Saturday

1st Oct 2016

French strike highlights EU's pension debacle

  • French metro: public transport is expected to grind to a halt on Thursday (Photo: dalbera)

France is bracing itself for a day of chaos as seven unions prepare to strike against government plans to raise the minimum retirement age from 60 to 62 by 2018.

Public transport, air traffic and schools across France are all set to be affected by the 24-hour shutdown on Thursday (23 September), the second such protest in a matter of weeks.

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Organisers hope even more people will take to the streets this time, after at least 1.1 million citizens turned out to oppose President Nicolas Sarkozy's plan on 7 September.

Despite indications he is willing to make marginal concessions, Mr Sarkozy has said he is determined to stick to the blueprint that will also push back the age for those who want to ensure full retirement benefits from 65 to 67.

As French people live longer, the pensions system is set to run up annual deficits of €50 billion by 2020 unless changes are made, the government has warned. Paris is keenly aware that financial markets and Brussels are clamouring for budgetary deficit cuts.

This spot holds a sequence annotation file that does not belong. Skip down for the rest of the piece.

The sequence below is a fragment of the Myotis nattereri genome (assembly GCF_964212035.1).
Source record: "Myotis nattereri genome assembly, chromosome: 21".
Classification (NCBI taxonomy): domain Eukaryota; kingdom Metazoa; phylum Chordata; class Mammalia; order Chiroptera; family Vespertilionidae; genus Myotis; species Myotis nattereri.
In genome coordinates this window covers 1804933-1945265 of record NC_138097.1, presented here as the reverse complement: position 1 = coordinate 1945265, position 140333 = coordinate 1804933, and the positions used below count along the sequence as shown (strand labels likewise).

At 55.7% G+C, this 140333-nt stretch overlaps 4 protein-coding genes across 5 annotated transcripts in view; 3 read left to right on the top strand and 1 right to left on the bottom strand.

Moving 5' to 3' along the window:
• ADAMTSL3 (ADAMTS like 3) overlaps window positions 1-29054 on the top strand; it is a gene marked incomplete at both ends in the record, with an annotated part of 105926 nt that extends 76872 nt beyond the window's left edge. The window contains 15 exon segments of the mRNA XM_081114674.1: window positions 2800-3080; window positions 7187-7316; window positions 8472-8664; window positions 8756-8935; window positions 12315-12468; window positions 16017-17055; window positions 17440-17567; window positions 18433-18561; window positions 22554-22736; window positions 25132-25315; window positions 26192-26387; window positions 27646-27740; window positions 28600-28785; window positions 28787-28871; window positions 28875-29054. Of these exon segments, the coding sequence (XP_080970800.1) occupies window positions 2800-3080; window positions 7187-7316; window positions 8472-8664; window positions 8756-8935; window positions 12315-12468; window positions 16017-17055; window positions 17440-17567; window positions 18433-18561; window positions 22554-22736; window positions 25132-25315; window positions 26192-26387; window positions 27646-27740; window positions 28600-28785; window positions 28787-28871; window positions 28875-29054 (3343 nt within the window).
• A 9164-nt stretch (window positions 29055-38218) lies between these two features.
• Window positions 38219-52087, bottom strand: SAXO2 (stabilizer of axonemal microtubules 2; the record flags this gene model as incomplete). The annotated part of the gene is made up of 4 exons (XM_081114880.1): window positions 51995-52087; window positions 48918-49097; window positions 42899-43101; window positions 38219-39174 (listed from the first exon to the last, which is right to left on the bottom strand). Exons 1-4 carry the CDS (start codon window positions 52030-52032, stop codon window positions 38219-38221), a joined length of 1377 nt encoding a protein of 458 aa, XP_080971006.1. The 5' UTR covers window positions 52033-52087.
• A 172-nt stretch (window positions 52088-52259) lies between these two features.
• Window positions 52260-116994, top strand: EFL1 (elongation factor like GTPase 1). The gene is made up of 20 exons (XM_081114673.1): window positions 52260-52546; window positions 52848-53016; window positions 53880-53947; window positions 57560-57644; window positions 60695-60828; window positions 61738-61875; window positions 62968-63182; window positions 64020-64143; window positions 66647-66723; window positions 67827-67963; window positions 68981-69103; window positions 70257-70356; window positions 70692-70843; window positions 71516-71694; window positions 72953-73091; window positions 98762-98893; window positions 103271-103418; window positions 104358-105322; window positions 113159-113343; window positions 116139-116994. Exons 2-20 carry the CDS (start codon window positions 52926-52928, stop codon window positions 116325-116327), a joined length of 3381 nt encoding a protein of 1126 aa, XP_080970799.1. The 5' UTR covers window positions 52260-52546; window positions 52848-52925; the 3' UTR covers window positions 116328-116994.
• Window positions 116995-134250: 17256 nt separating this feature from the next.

The country's Socialist opposition party continues to oppose the retirement age increase after the pension Bill was passed in parliament's lower house last week, with the fight now set to move to the Senate.

Thursday's strike comes hot on the heels of a new piece of research by insurer Aviva Europe which says European workers need to save €1,900 billion more each year if they hope to retire with pensions that will maintain their current standard of living.

Britain tops the table of under-savers, with its citizens needing to squirrel away an extra €12,300 a year on average if they wish to avoid an old age of reduced financial comfort.

Citizens on the island nation are closely followed by their German counterparts who need to save an extra €11,600, according to the study, followed by the Irish on €9,000, French €7,700, Spaniards €6,900 and Russians on €5,700.

Aviva warns that the problem is more acute for older people who have less time to top up their savings, while European citizens on lower incomes may have considerable difficulty setting aside more money than they currently do.

In a Green Paper in July, the European Commission warned that Europe's pension situation had worsened as a result of the recent financial crisis, suggesting that retirement ages should automatically increase inline with rising life expectancy. This would help de-politicise the decision said the EU executive.

The paper also noted that, whereas currently there are four people of working age for everyone over 65, by 2060, this number will be cut in half.

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